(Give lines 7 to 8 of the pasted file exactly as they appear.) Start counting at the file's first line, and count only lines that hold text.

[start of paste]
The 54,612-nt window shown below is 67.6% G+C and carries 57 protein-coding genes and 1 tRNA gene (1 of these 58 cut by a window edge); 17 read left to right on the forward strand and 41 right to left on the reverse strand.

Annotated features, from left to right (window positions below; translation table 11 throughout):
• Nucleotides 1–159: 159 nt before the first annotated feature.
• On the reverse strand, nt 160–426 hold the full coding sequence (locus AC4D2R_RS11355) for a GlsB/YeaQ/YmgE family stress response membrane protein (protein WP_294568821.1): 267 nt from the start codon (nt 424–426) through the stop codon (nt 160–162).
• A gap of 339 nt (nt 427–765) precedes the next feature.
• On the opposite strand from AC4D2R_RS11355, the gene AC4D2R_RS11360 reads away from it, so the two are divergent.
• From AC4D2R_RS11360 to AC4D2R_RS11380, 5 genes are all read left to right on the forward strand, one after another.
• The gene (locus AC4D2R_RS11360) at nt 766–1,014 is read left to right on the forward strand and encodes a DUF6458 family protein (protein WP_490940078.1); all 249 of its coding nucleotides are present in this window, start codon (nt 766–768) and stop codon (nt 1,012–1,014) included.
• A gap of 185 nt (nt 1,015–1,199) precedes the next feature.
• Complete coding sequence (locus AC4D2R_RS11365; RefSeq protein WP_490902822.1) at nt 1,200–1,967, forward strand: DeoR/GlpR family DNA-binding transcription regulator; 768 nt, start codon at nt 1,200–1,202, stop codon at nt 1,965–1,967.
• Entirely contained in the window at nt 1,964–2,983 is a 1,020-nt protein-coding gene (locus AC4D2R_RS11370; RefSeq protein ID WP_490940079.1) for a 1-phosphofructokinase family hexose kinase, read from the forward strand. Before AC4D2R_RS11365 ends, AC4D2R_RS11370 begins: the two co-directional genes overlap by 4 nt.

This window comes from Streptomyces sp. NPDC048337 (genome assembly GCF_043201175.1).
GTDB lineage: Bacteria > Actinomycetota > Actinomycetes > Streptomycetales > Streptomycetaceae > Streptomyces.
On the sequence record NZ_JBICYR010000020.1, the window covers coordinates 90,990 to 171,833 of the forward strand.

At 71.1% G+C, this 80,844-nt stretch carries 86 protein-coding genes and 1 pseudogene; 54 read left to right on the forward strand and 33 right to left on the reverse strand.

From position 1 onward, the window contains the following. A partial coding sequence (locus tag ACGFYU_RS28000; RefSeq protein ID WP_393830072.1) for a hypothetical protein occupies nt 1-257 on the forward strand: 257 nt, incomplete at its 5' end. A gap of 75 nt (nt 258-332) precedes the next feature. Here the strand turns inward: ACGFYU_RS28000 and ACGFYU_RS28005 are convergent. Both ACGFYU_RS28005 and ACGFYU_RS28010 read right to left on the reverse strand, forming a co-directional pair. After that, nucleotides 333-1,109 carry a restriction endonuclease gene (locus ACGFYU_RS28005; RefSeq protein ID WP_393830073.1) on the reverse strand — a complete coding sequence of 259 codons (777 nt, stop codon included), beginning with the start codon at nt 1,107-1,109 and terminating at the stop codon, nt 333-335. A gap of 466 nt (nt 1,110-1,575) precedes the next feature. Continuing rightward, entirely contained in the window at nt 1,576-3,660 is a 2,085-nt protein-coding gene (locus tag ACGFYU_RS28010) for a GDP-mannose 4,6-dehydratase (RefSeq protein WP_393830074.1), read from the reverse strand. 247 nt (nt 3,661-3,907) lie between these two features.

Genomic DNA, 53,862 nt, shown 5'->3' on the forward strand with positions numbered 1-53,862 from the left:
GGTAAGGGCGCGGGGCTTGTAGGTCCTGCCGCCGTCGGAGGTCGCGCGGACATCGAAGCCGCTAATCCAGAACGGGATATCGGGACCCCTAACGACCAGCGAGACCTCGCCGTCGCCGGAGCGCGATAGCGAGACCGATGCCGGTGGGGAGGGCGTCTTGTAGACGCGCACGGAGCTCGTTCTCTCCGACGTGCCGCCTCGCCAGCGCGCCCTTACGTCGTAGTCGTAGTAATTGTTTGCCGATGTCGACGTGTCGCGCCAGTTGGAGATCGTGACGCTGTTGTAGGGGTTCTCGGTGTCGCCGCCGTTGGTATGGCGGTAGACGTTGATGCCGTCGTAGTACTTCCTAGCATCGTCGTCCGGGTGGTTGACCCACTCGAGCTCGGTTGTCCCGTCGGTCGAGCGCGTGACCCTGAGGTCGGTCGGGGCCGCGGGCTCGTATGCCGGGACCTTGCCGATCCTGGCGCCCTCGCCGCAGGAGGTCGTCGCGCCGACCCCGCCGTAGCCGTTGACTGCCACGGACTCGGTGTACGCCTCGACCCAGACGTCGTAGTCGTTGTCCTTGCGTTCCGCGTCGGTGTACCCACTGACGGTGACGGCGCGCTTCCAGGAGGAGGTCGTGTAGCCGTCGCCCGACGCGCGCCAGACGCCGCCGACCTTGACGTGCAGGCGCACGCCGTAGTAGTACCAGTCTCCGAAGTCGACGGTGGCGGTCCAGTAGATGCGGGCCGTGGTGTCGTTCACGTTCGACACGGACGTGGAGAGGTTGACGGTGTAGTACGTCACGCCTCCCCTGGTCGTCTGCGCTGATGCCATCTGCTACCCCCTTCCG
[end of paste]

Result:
• From AC4D2R_RS11360 to AC4D2R_RS11380, 5 genes are all read left to right on the forward strand, one after another.
• The gene (locus AC4D2R_RS11360) at nt 766–1,014 is read left to right on the forward strand and encodes a DUF6458 family protein (protein WP_490940078.1); all 249 of its coding nucleotides are present in this window, start codon (nt 766–768) and stop codon (nt 1,012–1,014) included.